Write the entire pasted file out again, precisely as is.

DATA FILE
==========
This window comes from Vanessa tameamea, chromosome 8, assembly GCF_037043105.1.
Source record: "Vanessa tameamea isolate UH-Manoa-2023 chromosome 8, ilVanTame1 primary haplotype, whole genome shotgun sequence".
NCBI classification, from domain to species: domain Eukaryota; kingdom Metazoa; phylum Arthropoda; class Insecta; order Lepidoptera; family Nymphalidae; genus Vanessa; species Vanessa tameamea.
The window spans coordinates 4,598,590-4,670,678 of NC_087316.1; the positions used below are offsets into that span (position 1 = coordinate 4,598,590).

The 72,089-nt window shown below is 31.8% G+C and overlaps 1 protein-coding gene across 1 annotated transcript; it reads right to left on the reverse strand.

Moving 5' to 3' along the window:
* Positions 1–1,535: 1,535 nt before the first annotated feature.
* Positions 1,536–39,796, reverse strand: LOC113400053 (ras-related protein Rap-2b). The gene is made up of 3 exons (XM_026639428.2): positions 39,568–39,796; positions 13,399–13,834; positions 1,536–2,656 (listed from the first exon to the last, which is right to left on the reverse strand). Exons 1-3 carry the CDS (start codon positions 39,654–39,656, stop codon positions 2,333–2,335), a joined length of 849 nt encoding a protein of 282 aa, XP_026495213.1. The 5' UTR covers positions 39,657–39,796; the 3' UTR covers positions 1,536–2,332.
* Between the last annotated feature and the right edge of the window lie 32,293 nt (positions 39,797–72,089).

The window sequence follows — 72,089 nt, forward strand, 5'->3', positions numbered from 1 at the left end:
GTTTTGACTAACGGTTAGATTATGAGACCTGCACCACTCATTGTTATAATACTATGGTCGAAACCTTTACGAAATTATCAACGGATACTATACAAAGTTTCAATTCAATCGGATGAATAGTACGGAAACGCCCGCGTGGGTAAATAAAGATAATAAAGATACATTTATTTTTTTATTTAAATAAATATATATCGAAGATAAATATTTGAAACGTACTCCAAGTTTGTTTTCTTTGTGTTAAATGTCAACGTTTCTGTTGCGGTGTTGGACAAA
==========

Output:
This window comes from Vanessa tameamea, chromosome 8, assembly GCF_037043105.1.
Source record: "Vanessa tameamea isolate UH-Manoa-2023 chromosome 8, ilVanTame1 primary haplotype, whole genome shotgun sequence".
NCBI classification, from domain to species: domain Eukaryota; kingdom Metazoa; phylum Arthropoda; class Insecta; order Lepidoptera; family Nymphalidae; genus Vanessa; species Vanessa tameamea.
The window spans coordinates 4,598,590-4,670,678 of NC_087316.1; the positions used below are offsets into that span (position 1 = coordinate 4,598,590).

The 72,089-nt window shown below is 31.8% G+C and overlaps 1 protein-coding gene across 1 annotated transcript; it reads right to left on the reverse strand.

Moving 5' to 3' along the window:
* Positions 1–1,535: 1,535 nt before the first annotated feature.
* Positions 1,536–39,796, reverse strand: LOC113400053 (ras-related protein Rap-2b). The gene is made up of 3 exons (XM_026639428.2): positions 39,568–39,796; positions 13,399–13,834; positions 1,536–2,656 (listed from the first exon to the last, which is right to left on the reverse strand). Exons 1-3 carry the CDS (start codon positions 39,654–39,656, stop codon positions 2,333–2,335), a joined length of 849 nt encoding a protein of 282 aa, XP_026495213.1. The 5' UTR covers positions 39,657–39,796; the 3' UTR covers positions 1,536–2,332.
* Between the last annotated feature and the right edge of the window lie 32,293 nt (positions 39,797–72,089).

The window sequence follows — 72,089 nt, forward strand, 5'->3', positions numbered from 1 at the left end:
GTTTTGACTAACGGTTAGATTATGAGACCTGCACCACTCATTGTTATAATACTATGGTCGAAACCTTTACGAAATTATCAACGGATACTATACAAAGTTTCAATTCAATCGGATGAATAGTACGGAAACGCCCGCGTGGGTAAATAAAGATAATAAAGATACATTTATTTTTTTATTTAAATAAATATATATCGAAGATAAATATTTGAAACGTACTCCAAGTTTGTTTTCTTTGTGTTAAATGTCAACGTTTCTGTTGCGGTGTTGGACAAA